This is the view form inside Mirolsaw Balka's How It Is, an already demi-notorious installation in the turbine hall of Tate Modern (someone has already KO-d himself on a wall inside it). Lined with non-reflective, light-absorbent black felt, the installation is meant to disorientate the visitor. I didn't have a proper chance to try it's worth - it's half term and the extra influx of children mixed with the usual tourist crowd meant that stern notices forbidding flash photography were ignored. I must go back, although it should also be said that the sheer presence of the installation in the turbine hall is claustrophobic-inducing enough.
More interestingly perhaps is an exhibition in the small gallery by the Bankside entrance, known as the Level 2 Gallery. American artist Jill Magid's installation Authority To Remove is an unlikely collaboration with the Dutch Secret Service (AIVD). This installation is a classic example of contemporary conceptual-installation art that is simply fascinating on paper although rather flat when manifest. The AIVD got in touch, with reported reluctance, as Dutch law requires that new buildings, which the AIVD had just taken on incorporate an art commission into their budget.
Magid took to her task with considerable integrity and during the course of trying to establish contacts and relationships with the personnel of AIVD worked up a dossier of notes. This she submitted when the consequent exhibition opened in Den Haag - only for it to be returned redacted (i.e. censored), including the excision of passages of her own responses to her interviews and commission. This manuscript and the book that she had prepared using the notes are in the exhibition: the former as a reference copy, the latter as a one-off, under-glass exhibit that will perish with the exhibitions close.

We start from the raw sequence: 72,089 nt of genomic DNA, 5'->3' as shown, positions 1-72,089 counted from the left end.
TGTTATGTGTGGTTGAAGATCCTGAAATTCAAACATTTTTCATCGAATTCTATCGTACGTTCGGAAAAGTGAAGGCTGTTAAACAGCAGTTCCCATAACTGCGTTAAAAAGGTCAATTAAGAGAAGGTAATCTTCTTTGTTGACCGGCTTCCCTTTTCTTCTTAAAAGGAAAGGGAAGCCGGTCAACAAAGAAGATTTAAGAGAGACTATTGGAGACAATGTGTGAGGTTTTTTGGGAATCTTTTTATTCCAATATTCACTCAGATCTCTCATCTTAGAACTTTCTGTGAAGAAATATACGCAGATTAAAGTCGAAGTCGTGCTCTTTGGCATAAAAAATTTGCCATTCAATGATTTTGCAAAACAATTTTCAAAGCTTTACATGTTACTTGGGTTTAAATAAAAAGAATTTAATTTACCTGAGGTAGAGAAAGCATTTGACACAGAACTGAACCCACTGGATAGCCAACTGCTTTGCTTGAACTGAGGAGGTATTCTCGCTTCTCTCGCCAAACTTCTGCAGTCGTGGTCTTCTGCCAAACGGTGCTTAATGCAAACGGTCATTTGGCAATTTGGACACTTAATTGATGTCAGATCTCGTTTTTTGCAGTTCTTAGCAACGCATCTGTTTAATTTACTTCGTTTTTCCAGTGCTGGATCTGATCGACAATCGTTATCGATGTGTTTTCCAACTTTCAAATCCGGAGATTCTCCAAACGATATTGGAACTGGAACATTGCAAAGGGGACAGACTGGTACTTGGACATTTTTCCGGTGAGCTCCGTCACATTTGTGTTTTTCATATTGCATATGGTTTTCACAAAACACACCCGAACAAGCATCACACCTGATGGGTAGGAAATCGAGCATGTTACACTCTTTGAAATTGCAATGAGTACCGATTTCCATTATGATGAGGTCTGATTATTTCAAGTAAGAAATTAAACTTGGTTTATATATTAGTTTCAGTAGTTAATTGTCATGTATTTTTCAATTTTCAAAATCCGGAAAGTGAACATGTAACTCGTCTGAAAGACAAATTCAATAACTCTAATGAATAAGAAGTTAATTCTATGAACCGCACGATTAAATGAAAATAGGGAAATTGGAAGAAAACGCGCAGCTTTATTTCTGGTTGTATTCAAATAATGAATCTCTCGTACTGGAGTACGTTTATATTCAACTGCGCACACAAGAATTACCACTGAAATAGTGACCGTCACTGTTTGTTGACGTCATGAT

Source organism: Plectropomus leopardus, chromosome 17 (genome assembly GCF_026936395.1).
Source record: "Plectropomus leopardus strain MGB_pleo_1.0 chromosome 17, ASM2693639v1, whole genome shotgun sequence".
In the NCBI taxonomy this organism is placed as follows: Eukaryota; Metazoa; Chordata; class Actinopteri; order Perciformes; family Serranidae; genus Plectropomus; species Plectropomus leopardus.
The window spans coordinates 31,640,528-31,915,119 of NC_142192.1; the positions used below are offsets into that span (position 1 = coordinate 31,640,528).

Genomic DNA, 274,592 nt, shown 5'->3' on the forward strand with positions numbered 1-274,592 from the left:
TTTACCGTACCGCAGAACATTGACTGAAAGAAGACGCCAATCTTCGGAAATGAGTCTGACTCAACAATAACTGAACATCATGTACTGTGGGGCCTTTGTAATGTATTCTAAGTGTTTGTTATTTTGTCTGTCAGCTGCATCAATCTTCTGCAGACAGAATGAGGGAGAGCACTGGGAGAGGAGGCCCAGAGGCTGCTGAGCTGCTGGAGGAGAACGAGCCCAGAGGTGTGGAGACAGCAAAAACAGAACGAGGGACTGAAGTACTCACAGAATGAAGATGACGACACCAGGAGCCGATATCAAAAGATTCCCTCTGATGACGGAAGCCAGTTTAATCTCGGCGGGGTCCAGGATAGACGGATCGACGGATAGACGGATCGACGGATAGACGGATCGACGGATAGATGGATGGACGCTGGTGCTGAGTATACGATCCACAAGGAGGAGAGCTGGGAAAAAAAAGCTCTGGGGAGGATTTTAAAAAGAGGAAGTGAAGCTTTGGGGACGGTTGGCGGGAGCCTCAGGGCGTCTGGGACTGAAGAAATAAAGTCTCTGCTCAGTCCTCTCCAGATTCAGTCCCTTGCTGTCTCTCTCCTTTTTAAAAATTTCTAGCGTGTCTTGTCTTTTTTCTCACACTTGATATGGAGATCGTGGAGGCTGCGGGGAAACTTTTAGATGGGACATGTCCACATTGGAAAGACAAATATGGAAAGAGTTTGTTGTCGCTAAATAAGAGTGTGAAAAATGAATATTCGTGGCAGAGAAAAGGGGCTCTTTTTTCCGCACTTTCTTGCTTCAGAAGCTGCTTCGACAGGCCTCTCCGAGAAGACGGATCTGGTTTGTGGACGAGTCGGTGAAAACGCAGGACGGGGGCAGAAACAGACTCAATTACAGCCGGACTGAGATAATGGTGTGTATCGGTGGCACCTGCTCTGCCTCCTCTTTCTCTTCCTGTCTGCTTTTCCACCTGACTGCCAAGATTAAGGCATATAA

As I suggest, the objets de texte are not particularly stimulating, and neither are the Nauman/Emin-style neon signs. Yet the idea that these pieces are not only a reaction to the AIVD but also that the AIVD have reciprocated that reaction gives them a frisson and a loneliness that invests them with something altogether more mysterious. Magid, cleverly, has not waste this potential. There is a single photo in the gallery capturing the moment in which the dossier was returned to her on US soil, as if by a third, secret party; and visitors to the exhibition itself are relayed in real time via a camera to screens at a sister exhibition (also in the US). I find all of this to have a fair bit to say about the sacrificial and transformative nature of relationships and about that process known in psychology as transference.
So, not much to see, plenty to consider - and to feel surveilled in considering.